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Creative Lyric Writing Secrets: The Basics Of Lyric Writing

Tommaso Zillio

Have you ever tried writing lyrics for a song? Are you wondering how some artists are able to write immensely beautiful lyrics, and do it consistently song after song? Would you like to be able to do the same? Keep reading.

"But Tommaso", you will tell me, "writing lyrics like poetry is matter of inspiration. There is no way I can LEARN to do it: you have it or you don't". I can see where you are coming from because, hey, years ago I was exactly where you are right now. And it took me a while to understand that you can improve your writing dramatically.

In the meantime, though, I lost years of time when I did not even try to get better at lyric writing... because I was convinced (as you may be) that it was just just something that you have or not. Hopefully with this article I can spare you the same.

But how can you improve your writing? One of the easiest ways to get started is to take a few songs that you like and try to spot the "tricks" used in them. It's like a treasure hunt... and every time you spot a pattern you can reuse it in your song.

Let me help you by showing you what to focus on. There are THREE important elements that you should listen for in lyrics. These three elements are the basic of all lyrics writing, and you may discover that you are already good in one of them but you need to improve another: that is good.

Figurative Language

"Figurative" is the opposite of "Literal", so you are using figurative language every time you don't mean what you say in a STRICT literal way. This happens much more often than you may think.

So for instance when at the beginning of "Bohemian Rhapsody" Freddie Mercury writes "caught in a landslide" he does not mean that the protagonist of the song was literally buried under a mix of rocks and top soil detached from the closest mountainous slope. He's rather meaning that the events of his life got out of control. This is an example of a Metaphor.

In the same way, when somebody say "you stole my heart", they do not mean that someone carved their chest to take out the cardiac muscle... they just mean that they fell in love with them. This is an example of a Metonymy: it's different than a Metaphor, I will highlight these differences in another article.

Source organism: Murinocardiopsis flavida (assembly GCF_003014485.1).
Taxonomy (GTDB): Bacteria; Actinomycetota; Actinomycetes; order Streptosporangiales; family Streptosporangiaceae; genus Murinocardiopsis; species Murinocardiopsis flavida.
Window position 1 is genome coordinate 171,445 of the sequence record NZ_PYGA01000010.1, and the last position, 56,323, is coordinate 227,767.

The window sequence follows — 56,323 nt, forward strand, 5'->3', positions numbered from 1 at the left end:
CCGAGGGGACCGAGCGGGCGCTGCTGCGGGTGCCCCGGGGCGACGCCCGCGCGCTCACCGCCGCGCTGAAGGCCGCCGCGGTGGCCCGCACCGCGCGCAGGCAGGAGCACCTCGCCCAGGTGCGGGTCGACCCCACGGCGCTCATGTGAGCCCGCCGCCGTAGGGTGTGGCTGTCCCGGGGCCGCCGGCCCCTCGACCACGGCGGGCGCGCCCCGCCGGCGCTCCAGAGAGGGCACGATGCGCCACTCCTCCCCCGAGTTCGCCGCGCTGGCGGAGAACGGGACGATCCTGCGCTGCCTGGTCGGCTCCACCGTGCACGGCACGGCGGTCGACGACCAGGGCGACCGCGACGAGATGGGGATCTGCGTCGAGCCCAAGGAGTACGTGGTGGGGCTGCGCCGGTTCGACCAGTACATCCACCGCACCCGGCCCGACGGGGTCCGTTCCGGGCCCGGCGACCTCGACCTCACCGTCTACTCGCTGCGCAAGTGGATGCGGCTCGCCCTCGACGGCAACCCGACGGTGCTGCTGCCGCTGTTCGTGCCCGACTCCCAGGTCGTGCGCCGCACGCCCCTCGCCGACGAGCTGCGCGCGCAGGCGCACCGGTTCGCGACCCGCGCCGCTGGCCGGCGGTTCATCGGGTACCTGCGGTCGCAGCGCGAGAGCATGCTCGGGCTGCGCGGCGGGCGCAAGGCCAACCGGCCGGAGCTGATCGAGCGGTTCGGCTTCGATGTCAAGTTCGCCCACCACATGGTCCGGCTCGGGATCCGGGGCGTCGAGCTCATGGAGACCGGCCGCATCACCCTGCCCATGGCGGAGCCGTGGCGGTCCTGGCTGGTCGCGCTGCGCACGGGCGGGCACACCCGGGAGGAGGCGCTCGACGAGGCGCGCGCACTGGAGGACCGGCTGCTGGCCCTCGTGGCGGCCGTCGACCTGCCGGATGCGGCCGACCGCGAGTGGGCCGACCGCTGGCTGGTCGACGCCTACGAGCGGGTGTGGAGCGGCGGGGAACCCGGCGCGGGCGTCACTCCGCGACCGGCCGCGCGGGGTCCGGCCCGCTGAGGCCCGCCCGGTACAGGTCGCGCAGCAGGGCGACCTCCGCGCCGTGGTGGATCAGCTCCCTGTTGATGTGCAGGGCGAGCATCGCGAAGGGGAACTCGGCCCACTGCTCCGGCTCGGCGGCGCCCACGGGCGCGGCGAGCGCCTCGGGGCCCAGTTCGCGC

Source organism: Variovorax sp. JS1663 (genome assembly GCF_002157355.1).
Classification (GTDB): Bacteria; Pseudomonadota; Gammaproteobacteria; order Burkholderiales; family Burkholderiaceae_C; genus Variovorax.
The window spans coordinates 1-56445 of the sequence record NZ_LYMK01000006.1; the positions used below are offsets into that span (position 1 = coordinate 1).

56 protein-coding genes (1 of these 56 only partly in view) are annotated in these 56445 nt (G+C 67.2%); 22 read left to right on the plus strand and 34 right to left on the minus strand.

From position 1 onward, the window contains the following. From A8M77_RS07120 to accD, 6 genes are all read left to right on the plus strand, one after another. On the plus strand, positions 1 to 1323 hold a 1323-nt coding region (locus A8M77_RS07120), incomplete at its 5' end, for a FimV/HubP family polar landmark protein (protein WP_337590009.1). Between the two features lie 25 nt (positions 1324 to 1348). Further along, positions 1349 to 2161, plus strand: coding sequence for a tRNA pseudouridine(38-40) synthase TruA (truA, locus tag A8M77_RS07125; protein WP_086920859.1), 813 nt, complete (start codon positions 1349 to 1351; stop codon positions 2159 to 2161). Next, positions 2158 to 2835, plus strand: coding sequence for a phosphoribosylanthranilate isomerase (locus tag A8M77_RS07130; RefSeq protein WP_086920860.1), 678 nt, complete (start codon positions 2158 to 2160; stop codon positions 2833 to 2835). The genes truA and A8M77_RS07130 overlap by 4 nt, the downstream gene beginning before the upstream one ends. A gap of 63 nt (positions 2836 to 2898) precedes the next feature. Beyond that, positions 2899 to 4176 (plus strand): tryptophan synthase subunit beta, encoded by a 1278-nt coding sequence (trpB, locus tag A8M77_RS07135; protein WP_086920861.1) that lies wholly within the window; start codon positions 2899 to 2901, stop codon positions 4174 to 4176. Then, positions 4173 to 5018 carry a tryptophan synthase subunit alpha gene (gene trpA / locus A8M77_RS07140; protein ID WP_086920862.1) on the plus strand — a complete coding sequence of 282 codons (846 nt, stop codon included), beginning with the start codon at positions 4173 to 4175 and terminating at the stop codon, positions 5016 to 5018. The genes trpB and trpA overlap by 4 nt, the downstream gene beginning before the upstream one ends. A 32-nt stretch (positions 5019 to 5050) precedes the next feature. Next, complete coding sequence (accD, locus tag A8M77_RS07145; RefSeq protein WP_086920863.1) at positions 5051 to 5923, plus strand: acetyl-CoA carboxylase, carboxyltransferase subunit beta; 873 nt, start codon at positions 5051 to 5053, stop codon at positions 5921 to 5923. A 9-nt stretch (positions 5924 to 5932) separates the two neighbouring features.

(Incidentally, see that "falling" in love is another metaphor... nobody actually "fell")

Start paying attention to these patterns, as being conscious of figurative language is the first step to using it proficiently

Word Arrangement And Symmetries

Songs are not written like prose. One of the main difference is how the words are arranged. Are there repetitions in the lyrics? Are there any similarities in how the sentences are worded? Are there any symmetries between words?

For instance the Beatles song "Yesterday", the word "yesterday" starts and ends every verse, and it also ends every chorus. You may also notice the symmetry between "yesterday" and "now" in the first two lines, and also at the end of the chorus ("NOW I long for YESTERDAY"). The effect of all this is to impress on the listener the change between "yesterday" and "now", and the desire to go back to a previous time.

This is just scratching the surface, of course, but it should be enough to give you an idea of how to think.

Word Rhythm

Here I am assuming the lyrics are in English. The same idea will work in other stress-timed languages like German, Russian, Dutch, and Persian, but will not really work for syllable-timed languages like French, Italian, Spanish, Turkish or Cantonese.

Anyway, to understand the rhythm of the lyrics, you have to READ them as opposed to SING them. Then you have to identify what syllables you stress and what you don't. For instance let take two lines form Metallica's "Damage Incorporated":

ALL is FAIR at DAMage INC. you SEE / STEP a LITtle CLOser IF you PLEASE

That is, both lines sound TUM-ta-TUM-ta-TUM-ta-TUM-ta-TUM. If you listen to the rest of the song, most of the lines in the verse sound exactly the same, and that's a major element in making the song work.

For the time being do not try to relate the stressed syllables to the accent in the music: their relationship may be complex. But if you try to hear the rhythm of the lyrics, then automatically your brain will develop an ear for it and give you the right pattern of stresses that you are searching for when you write.

What Now?

Take at least 3 songs that you like. Just simple pop songs will do. Then read their lyrics 3 times, one each for the 3 points I explained above. Take notes of what you find. You will see that just after 3 songs, you will have spotted a number of interesting things. The important thing is to be mindful of these things, and if you just pay attention to them, you will find yourself using them too when you write lyrics.

In the next articles of the series "Creative Lyric Writing Secrets" we are going to see some of these patterns more in detail, so stay connected!

In the meantime, if you are experiencing "creative difficulties", take a look at this course on how to overcome writing block for songwriters, and get your creative juices flowing again.